15.12.2006


Argus Russian Coal, 15.12.2006

Tariffs change targets railcar problem

The rail tariff changes approved by Russia's federal tariffs service (FTS) for 2007 will help resolve me railcar shortage problem that plagued the coal industry this year As a result of resolving the transport problem, coal export volumes could increase, the FTS says.

The tariff changes put forward by trie FTS would increase the differentiation in transport costs for those using railcars owned by RZD and those using the railcars of private rail operators. The rail tariffs are set to grow by about Spc on all destinations, both export and domestic, but only when RZD-owned rail-cars are used. The tariffs will remain at the 2006 level for coal transported in privately owned railcars. This result is achieved by raising the railcar segment in the tariffs by 30рс (see table) Tariffs for transportation in RZD-owned railcars include an infrastructure segment and a railcar segment In the case of transportation in private railcars, there is no railcar segment in the tariff but there is a payment for empty return.

The move is designed to increase the income that RZD can use on railcar purchase and to stimulate coal transportation and the purchase of railcars by private-sector companies. Private rail operators agree that the approved changes will make coal transportation more attractive for them.

"The decision by FTS to differentiate the tariffs is set to stimulate the development of railсаг-operating companies and the transport market as a whole the director-general of Novaya Perevozochnaya Kompaniya (NPK), Igor Asaturov tells Argus "The profitability of coal transportation is set to grow," he says

Some additional changes in the tariffs system designed by the FTS will make the period when investments into open-lop railcar purchase can be reimbursed equal irrespective of the cargo transported Asaturov points out. "This will make coal transportation more attractive for rail operators," he says. Until now, the differences in tariffs have made coal transportation the least attractive cargo for transporters, which opted in favour of other cargoes Thanks to the FTS decision, the reimbursement period for railcar purchase is likely to decrease to eight to nine years, compared with 13-15 years now, NPK estimates.

NPK transports coal for a number of companies, including Suek. Yakutugol and Russian Coal, but only to domestic destinations In 2006, the company slashed the volumes of coal transportation sharply in favour of other cargoes. In January-September 2006 its overall cargo volume went up by 14pc on 2005 to 28,75 mn t, while coal transportation fell by 50pc to 3mn t. NPK owns 14,000 open-lop railcars suitable for transporting coal NPK was among the companies that lobbied for tariff changes.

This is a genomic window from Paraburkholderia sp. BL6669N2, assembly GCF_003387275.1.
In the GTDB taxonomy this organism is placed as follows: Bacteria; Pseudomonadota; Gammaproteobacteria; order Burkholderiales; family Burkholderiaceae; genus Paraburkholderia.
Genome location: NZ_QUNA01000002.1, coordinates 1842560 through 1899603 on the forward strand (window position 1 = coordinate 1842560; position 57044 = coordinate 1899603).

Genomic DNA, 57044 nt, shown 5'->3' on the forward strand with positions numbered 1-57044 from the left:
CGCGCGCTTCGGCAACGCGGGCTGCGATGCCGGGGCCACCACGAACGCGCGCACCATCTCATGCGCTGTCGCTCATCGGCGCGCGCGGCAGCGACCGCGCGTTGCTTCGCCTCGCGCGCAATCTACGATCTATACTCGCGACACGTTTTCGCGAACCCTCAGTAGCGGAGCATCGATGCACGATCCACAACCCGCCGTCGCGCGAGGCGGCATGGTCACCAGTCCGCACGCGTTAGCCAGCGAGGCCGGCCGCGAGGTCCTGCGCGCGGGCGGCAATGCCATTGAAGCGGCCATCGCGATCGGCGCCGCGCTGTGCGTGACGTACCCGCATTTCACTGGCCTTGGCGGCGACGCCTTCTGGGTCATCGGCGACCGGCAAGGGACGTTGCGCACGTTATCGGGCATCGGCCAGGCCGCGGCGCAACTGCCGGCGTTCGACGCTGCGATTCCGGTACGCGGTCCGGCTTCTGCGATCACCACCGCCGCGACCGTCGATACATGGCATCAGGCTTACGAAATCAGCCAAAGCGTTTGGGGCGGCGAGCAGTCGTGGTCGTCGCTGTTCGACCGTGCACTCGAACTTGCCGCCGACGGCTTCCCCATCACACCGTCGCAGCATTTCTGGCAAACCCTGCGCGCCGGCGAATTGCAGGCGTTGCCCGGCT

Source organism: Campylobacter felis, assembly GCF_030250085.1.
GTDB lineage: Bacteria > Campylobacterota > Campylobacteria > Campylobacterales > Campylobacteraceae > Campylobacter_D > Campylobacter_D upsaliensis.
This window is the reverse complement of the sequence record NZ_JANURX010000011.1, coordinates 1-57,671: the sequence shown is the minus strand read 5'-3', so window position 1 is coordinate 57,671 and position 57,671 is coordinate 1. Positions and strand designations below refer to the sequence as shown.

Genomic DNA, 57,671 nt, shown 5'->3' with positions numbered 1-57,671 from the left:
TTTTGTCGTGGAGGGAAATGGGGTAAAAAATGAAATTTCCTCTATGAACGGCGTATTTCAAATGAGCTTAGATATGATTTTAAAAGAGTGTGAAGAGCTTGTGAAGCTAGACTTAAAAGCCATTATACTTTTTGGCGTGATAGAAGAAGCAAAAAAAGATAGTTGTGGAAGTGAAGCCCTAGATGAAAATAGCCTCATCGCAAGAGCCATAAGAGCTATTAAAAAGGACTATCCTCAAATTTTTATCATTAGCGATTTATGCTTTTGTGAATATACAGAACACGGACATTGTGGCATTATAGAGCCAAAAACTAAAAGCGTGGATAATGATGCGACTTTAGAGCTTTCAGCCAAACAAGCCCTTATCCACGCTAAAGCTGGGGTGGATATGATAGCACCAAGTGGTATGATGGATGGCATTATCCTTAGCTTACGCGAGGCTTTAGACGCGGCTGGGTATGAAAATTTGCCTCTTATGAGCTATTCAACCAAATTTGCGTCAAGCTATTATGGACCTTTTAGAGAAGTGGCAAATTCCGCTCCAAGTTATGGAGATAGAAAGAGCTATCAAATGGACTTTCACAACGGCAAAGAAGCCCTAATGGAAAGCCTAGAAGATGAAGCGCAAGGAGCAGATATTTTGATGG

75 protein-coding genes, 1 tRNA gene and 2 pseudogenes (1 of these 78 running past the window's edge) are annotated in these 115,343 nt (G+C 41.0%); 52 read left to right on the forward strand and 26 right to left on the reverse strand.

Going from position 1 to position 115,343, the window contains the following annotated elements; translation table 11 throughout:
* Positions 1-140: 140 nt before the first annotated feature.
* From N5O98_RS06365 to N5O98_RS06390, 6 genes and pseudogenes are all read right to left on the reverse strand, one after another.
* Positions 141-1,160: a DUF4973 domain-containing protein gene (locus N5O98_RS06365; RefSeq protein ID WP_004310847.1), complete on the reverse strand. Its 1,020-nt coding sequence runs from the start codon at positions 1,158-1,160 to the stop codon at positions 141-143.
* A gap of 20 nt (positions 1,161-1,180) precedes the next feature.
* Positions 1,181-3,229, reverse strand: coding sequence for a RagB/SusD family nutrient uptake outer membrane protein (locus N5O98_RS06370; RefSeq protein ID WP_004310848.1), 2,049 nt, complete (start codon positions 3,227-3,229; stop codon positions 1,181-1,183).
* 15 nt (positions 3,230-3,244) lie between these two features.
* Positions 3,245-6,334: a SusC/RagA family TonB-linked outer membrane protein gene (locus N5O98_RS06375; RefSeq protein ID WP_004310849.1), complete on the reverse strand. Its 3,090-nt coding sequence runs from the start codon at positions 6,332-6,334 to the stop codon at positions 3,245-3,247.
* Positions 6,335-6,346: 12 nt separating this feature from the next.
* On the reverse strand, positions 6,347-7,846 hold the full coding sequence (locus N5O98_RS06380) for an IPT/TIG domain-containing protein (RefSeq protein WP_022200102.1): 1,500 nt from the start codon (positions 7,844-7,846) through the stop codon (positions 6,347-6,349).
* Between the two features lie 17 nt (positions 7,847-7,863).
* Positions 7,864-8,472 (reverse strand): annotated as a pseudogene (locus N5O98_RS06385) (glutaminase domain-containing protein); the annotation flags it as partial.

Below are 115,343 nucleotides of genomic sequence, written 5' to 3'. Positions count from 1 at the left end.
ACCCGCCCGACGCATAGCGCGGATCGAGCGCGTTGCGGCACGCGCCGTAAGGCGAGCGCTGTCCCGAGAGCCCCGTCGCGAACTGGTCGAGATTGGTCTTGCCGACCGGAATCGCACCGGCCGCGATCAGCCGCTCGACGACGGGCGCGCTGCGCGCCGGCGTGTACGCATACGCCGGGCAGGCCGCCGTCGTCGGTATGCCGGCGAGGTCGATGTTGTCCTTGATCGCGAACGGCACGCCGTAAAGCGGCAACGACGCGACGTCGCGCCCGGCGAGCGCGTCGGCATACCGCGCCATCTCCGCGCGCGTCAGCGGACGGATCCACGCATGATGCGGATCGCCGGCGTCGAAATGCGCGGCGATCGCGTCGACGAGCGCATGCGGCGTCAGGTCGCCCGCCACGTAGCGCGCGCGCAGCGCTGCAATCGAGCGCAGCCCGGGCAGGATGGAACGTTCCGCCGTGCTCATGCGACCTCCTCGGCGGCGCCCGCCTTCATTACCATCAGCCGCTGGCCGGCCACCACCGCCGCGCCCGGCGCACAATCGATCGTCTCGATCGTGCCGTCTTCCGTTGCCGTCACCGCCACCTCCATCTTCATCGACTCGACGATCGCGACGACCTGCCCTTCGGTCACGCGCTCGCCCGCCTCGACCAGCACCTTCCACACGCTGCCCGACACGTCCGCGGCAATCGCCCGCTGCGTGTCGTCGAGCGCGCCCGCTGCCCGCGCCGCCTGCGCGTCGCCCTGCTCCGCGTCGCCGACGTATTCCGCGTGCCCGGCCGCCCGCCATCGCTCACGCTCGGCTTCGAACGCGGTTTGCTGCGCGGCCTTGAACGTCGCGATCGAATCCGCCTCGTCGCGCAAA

Mechel's transport subsidiary Mechel-trans decided to buy an additional 2.000 open-top railcars for coal transportation following the decision of the FTS. The company plans to use a financial lease scheme for the purchase It currently has 1,600 open-top railcars under financial leasing. 293 open-top railcars in full ownership and rents 1,210 open-top coal railcars.

Mechel-trans has already started to rail coal to export destinations in its own railcars In 2007, the company plans to use its railcars on the routes to Murmansk and the far east port of Posiet Mechel's cargo transportation with its own railcars has increased by 27.4pc in 2006 compared with last year. Ensuring the fulfilment of export contracts, which were under threat this year due to transport problems, is going to be one of the priorities for the company in 2007 Mechel says, and to this end the company is expanding its railcar park.

Problem

The shortage of open-lop railcars has become a real problem in Russia, limiting coal exports and leading to the disruption of export contracts. Starting from August, Russian coal exporters were unable to ship the required volumes of coal to the Baltic and Ukrainian ports. In some cases, cargoes were cancelled in some cases the delivery of delayed volumes will continue in 2007.

The problem was caused by an ageing Russian railcar fleet combined with an increase in transport volumes. About 110,000 open-top railcars are to be taken out of operation due to their old age by 2010, the FTS says. This means that over 30,000 new railcars need to be built each year until 2010. But only half that amount is set to be bought in 2007, with RZD taking 10 500 and private operators buying 5.000 open-top railcars. The FTS hopes that after the tariff change, these plans will be revised and some 30,000 new open-top railcars added to Russia s fleet by market participants.

 

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